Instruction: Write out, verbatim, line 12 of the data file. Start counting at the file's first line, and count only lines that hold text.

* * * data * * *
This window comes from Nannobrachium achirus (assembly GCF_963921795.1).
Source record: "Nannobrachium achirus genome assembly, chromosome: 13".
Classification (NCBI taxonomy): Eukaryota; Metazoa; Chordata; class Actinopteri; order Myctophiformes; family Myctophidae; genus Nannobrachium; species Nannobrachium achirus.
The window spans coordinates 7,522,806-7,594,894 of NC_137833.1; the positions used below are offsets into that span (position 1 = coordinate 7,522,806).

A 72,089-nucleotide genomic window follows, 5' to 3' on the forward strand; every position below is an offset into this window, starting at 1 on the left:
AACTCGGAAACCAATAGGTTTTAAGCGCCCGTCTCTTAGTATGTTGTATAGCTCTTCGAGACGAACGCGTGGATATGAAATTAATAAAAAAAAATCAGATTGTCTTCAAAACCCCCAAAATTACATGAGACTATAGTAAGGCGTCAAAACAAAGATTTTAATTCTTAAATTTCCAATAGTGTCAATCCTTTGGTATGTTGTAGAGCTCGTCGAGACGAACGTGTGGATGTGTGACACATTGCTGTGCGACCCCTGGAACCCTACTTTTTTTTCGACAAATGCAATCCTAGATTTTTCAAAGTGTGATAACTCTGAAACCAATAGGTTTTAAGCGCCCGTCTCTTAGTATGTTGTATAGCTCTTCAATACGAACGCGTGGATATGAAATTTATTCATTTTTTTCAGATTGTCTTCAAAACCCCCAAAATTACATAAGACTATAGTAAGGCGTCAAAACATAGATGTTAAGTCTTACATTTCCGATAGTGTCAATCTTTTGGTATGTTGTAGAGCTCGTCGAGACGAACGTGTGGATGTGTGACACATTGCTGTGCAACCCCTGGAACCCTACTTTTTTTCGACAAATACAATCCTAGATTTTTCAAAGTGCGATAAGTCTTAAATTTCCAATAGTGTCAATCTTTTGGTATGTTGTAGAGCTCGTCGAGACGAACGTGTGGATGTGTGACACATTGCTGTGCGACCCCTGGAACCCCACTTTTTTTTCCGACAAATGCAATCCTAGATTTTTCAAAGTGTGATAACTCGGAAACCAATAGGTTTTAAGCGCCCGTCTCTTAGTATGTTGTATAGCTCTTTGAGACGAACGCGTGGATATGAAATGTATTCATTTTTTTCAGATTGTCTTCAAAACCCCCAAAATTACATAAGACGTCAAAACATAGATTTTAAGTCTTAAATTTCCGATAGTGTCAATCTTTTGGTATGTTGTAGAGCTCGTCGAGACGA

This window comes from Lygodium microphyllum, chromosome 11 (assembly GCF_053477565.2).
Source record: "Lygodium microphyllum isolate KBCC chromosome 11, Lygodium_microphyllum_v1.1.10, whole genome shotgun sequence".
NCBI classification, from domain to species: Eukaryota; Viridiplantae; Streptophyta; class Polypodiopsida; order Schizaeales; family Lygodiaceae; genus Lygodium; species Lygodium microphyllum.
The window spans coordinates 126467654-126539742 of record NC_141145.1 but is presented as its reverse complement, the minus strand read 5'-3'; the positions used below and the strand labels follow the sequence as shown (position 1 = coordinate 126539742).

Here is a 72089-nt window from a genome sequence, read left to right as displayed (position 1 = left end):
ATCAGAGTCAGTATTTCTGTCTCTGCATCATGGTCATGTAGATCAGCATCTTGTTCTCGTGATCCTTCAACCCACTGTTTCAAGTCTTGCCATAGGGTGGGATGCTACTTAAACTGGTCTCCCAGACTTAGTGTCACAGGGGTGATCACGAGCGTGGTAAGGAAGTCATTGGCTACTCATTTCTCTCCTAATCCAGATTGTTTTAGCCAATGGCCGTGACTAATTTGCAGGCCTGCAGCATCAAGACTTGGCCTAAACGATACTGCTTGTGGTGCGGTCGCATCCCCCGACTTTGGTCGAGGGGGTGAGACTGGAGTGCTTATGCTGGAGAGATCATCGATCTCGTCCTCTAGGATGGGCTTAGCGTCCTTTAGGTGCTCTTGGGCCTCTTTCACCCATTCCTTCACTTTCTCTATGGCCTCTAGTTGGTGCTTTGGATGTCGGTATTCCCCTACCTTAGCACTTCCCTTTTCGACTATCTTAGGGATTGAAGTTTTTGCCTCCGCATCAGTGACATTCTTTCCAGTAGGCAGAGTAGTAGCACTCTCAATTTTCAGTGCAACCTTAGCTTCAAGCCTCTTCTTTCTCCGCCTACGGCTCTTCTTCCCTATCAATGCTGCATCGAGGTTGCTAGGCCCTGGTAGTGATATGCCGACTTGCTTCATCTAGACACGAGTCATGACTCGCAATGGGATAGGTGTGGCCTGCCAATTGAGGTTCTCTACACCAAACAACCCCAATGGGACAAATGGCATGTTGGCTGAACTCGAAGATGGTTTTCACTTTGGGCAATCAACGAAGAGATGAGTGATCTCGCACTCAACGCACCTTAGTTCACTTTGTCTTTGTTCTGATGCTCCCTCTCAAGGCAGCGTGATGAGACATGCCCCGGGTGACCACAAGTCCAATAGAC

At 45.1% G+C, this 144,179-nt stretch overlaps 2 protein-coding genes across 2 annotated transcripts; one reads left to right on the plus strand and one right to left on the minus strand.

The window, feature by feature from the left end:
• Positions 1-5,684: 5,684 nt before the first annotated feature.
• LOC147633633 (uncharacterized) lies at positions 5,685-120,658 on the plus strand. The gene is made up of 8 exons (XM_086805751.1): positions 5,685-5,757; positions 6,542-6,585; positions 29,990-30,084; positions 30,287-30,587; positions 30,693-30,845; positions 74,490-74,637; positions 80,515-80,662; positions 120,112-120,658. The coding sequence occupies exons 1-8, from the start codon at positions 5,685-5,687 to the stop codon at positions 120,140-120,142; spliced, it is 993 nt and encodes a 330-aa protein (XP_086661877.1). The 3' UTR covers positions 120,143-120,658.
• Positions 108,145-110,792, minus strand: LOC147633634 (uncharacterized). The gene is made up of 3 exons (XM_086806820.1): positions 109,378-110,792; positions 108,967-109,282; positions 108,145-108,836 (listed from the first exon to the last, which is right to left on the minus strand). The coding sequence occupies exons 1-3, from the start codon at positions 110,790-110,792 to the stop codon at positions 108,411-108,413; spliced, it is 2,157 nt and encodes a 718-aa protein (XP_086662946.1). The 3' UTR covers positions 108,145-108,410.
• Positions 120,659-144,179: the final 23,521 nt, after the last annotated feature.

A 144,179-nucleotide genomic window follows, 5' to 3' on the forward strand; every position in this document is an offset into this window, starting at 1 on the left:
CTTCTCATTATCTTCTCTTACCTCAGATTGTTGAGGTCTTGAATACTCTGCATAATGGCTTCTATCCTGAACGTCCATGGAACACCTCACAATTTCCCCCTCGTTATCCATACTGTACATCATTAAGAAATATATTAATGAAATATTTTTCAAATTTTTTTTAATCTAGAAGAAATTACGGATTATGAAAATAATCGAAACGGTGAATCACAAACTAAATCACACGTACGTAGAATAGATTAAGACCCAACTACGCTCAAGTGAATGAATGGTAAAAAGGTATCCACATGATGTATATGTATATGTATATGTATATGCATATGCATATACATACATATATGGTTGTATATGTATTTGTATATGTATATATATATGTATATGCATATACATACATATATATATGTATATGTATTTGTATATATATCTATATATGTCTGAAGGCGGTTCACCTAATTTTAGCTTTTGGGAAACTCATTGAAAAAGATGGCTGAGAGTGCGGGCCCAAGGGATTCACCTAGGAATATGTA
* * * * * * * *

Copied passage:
ATCAGAGTCAGTATTTCTGTCTCTGCATCATGGTCATGTAGATCAGCATCTTGTTCTCGTGATCCTTCAACCCACTGTTTCAAGTCTTGCCATAGGGTGGGATGCTACTTAAACTGGTCTCCCAGACTTAGTGTCACAGGGGTGATCACGAGCGTGGTAAGGAAGTCATTGGCTACTCATTTCTCTCCTAATCCAGATTGTTTTAGCCAATGGCCGTGACTAATTTGCAGGCCTGCAGCATCAAGACTTGGCCTAAACGATACTGCTTGTGGTGCGGTCGCATCCCCCGACTTTGGTCGAGGGGGTGAGACTGGAGTGCTTATGCTGGAGAGATCATCGATCTCGTCCTCTAGGATGGGCTTAGCGTCCTTTAGGTGCTCTTGGGCCTCTTTCACCCATTCCTTCACTTTCTCTATGGCCTCTAGTTGGTGCTTTGGATGTCGGTATTCCCCTACCTTAGCACTTCCCTTTTCGACTATCTTAGGGATTGAAGTTTTTGCCTCCGCATCAGTGACATTCTTTCCAGTAGGCAGAGTAGTAGCACTCTCAATTTTCAGTGCAACCTTAGCTTCAAGCCTCTTCTTTCTCCGCCTACGGCTCTTCTTCCCTATCAATGCTGCATCGAGGTTGCTAGGCCCTGGTAGTGATATGCCGACTTGCTTCATCTAGACACGAGTCATGACTCGCAATGGGATAGGTGTGGCCTGCCAATTGAGGTTCTCTACACCAAACAACCCCAATGGGACAAATGGCATGTTGGCTGAACTCGAAGATGGTTTTCACTTTGGGCAATCAACGAAGAGATGAGTGATCTCGCACTCAACGCACCTTAGTTCACTTTGTCTTTGTTCTGATGCTCCCTCTCAAGGCAGCGTGATGAGACATGCCCCGGGTGACCACAAGTCCAATAGAC